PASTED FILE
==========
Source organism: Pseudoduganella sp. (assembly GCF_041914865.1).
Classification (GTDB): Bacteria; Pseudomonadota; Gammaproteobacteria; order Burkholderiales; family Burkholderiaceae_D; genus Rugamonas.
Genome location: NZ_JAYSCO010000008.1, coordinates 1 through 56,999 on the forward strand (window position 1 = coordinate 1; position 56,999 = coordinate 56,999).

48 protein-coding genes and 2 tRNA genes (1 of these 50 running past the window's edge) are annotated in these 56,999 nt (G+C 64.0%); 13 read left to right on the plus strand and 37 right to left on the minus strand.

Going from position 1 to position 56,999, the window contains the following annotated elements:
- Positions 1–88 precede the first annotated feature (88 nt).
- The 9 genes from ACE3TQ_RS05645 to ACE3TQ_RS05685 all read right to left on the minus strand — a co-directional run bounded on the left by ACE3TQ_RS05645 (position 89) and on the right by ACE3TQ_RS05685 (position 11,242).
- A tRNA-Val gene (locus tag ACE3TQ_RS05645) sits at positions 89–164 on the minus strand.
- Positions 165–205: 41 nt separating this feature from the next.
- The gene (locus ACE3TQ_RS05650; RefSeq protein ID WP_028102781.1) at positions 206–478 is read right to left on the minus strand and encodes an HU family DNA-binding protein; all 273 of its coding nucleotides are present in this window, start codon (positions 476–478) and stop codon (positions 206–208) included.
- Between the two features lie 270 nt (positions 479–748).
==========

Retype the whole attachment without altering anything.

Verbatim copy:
Source organism: Pseudoduganella sp. (assembly GCF_041914865.1).
Classification (GTDB): Bacteria; Pseudomonadota; Gammaproteobacteria; order Burkholderiales; family Burkholderiaceae_D; genus Rugamonas.
Genome location: NZ_JAYSCO010000008.1, coordinates 1 through 56,999 on the forward strand (window position 1 = coordinate 1; position 56,999 = coordinate 56,999).

48 protein-coding genes and 2 tRNA genes (1 of these 50 running past the window's edge) are annotated in these 56,999 nt (G+C 64.0%); 13 read left to right on the plus strand and 37 right to left on the minus strand.

Going from position 1 to position 56,999, the window contains the following annotated elements:
- Positions 1–88 precede the first annotated feature (88 nt).
- The 9 genes from ACE3TQ_RS05645 to ACE3TQ_RS05685 all read right to left on the minus strand — a co-directional run bounded on the left by ACE3TQ_RS05645 (position 89) and on the right by ACE3TQ_RS05685 (position 11,242).
- A tRNA-Val gene (locus tag ACE3TQ_RS05645) sits at positions 89–164 on the minus strand.
- Positions 165–205: 41 nt separating this feature from the next.
- The gene (locus ACE3TQ_RS05650; RefSeq protein ID WP_028102781.1) at positions 206–478 is read right to left on the minus strand and encodes an HU family DNA-binding protein; all 273 of its coding nucleotides are present in this window, start codon (positions 476–478) and stop codon (positions 206–208) included.
- Between the two features lie 270 nt (positions 479–748).